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But she wasn’t done yet. In January, she went to the International Women’s Media Foundation hackathon in New York. That’s when she remembered the outpour of love from her students.

“I thought, why address the trolls directly?” Ferrier said. “Why not look at a way for women (experiencing online harassment) to be able to support themselves — to let them know somebody’s there, to offer them psychological, technological and legal support in the moment when they need it?”

Ferrier presented her idea for TrollBusters at the hackathon and received a $3,000 top prize from Google. In April, the Knight Prototype Fund awarded her a $35,000 grant, which she used to develop the prototype.

In her online summer class, Social Media Management, Ferrier and her 15 students worked on creating a campaign against harassment. Karen Riggs, professor in the School of Media Arts and Studies who co-taught the online class with Ferrier, said even though the class was online, the hands-on learning was beneficial to the students.

“(Women) usually try to ignore the trolls … or they throw up their hands and say, ‘Well, I can’t deal with this anymore’ and they get offline, and the trolls win,” Ferrier said. “So if (the trolls) are talking about rape and killing people, we want to dilute that with positive messages — anything from positive quotes from Martin Luther King Jr., courageous quotes, inspiration quotes, funny things … to drown out the voice of the troll.”

Bobby Walker, a junior studying women's, gender and sexuality studies, said while she understands the importance of having support when giving an unpopular opinion, she is more committed to radical systemic changes in society as opposed to momentary solutions. Walker said she herself knows what it's like being harassed online as a woman of color.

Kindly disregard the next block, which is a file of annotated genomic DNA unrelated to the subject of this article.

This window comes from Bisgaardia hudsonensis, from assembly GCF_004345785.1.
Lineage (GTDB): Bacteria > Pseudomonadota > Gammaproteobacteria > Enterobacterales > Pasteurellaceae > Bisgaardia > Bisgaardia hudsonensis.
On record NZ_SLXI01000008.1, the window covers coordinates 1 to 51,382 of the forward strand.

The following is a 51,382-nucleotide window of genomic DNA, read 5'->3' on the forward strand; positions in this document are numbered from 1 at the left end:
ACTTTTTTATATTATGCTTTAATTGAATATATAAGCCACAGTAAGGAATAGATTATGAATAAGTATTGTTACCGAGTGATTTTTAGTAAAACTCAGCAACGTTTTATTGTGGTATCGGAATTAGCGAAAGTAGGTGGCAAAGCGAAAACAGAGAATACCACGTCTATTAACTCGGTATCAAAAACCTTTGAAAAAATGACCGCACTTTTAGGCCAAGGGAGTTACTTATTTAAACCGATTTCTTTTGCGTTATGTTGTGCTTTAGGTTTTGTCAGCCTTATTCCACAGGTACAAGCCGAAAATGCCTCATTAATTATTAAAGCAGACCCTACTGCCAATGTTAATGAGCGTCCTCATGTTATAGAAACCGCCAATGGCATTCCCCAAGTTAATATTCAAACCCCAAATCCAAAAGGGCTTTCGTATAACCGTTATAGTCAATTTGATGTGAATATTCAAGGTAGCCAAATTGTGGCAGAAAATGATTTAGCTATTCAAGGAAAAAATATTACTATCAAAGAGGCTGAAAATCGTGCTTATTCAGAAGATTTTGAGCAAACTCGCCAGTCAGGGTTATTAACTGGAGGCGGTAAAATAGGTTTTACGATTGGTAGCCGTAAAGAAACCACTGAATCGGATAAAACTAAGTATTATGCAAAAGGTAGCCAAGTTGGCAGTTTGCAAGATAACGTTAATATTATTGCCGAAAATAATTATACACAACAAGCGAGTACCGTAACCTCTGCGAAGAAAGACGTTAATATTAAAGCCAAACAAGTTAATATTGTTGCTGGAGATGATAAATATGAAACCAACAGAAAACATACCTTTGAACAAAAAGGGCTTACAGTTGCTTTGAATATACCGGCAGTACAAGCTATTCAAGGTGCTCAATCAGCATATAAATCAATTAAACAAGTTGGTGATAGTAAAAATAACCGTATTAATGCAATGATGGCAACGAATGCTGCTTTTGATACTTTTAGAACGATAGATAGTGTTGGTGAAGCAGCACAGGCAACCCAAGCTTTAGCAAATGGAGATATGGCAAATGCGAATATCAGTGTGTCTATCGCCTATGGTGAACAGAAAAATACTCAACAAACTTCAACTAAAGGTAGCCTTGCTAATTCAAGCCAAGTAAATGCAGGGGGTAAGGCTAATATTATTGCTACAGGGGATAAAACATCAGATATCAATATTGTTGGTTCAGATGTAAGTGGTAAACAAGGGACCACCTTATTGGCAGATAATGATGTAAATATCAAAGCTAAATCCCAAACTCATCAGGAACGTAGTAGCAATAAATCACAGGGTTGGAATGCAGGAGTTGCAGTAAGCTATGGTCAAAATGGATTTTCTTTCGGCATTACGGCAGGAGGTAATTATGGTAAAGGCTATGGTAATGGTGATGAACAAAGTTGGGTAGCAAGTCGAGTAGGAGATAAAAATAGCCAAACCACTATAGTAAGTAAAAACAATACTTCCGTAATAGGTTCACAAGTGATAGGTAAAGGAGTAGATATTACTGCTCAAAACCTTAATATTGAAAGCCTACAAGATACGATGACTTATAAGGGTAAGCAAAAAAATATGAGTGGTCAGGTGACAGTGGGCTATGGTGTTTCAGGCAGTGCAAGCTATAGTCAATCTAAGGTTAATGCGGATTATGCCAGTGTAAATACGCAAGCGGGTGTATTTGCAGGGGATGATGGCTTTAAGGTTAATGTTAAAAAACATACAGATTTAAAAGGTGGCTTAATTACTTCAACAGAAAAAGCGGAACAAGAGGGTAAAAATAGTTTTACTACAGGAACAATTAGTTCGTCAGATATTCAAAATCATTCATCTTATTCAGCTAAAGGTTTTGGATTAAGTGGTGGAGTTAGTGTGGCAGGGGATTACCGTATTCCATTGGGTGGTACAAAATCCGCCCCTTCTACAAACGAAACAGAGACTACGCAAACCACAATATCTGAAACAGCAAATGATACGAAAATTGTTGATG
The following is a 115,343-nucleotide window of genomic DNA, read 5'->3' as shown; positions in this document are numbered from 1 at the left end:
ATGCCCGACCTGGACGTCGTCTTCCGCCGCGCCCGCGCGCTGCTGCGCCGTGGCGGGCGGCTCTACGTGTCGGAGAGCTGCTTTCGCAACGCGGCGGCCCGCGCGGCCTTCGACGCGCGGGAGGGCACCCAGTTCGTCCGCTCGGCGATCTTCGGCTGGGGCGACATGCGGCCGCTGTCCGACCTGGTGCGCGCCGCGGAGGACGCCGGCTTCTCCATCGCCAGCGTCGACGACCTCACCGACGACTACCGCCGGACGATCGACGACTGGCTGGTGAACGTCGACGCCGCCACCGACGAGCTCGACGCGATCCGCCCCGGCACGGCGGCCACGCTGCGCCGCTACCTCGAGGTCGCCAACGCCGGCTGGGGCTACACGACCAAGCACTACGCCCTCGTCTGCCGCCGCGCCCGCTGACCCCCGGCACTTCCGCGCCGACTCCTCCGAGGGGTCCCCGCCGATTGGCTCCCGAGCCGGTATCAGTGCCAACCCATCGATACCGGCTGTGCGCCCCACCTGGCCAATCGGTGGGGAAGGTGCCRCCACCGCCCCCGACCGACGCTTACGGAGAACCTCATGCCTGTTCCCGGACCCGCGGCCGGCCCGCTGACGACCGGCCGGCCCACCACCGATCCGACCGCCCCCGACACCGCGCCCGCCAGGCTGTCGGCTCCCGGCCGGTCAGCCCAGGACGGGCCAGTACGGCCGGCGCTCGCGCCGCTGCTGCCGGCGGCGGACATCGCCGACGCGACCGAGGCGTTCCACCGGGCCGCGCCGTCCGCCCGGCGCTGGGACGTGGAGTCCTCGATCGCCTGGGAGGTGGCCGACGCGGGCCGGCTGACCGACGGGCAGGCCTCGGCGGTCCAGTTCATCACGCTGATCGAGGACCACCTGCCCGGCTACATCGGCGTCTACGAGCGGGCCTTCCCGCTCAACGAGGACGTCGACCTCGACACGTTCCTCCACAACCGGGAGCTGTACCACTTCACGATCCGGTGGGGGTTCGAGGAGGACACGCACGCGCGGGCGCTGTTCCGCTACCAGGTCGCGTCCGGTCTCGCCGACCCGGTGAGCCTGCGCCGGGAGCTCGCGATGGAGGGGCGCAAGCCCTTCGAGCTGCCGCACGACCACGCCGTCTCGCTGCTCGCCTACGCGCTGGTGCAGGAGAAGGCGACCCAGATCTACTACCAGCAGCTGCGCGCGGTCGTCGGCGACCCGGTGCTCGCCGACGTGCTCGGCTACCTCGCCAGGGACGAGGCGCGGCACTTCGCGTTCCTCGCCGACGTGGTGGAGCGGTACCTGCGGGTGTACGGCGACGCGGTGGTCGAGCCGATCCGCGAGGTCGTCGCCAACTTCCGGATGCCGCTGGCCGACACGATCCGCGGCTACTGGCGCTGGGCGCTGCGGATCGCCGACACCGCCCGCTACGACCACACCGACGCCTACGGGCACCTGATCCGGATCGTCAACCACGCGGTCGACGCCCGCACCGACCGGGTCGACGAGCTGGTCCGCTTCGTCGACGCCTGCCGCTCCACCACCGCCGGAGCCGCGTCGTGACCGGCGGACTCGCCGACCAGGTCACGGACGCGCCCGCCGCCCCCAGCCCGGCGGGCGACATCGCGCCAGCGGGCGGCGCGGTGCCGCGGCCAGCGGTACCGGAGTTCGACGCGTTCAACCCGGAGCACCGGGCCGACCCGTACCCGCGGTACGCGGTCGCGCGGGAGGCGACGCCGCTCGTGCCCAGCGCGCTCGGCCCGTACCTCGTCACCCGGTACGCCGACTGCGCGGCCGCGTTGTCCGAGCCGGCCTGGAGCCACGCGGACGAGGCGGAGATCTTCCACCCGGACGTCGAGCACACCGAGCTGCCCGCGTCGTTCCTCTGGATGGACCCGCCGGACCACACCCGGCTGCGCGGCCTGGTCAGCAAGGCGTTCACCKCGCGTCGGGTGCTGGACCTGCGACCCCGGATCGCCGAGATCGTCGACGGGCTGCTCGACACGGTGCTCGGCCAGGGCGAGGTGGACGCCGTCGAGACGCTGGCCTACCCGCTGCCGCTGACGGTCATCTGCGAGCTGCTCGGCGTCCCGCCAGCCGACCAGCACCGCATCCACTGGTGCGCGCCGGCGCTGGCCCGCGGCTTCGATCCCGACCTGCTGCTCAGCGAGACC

“It would be a lot less scary to exist on the Internet if I knew that these people didn't have any sort of institutional power over me. I think that is the really scary part,” Walker said. “If we have that, then it doesn't matter that a man tells me mean, abusive things online because I would know that he has no institutional privilege and power over me and could not get away with any realistic threats.”

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Program Coordinator for the Women’s Center Sarah Jenkins said a platform such as this is an important way to deal with issues short-term, especially for women and women of color.

“Technology and the Internet has been a boys’ club from its inception,” Jenkins said. “It’s still very hard for women and people of color to feel accepted in a lot of tech-related areas. It’s something that is controlled by white, middle-class men essentially, and our culture has yet to make adequate space for people who feel other ways.”

The hope, Ferrier said, is that women with a strong online voice won’t fear publishing their work.

“We want to let the trolls know that they can’t just bully this one person," Ferrier said. "There’s a team of people that have got this person’s back. ... We hope that alerts the troll that somebody’s watching, and they back off.”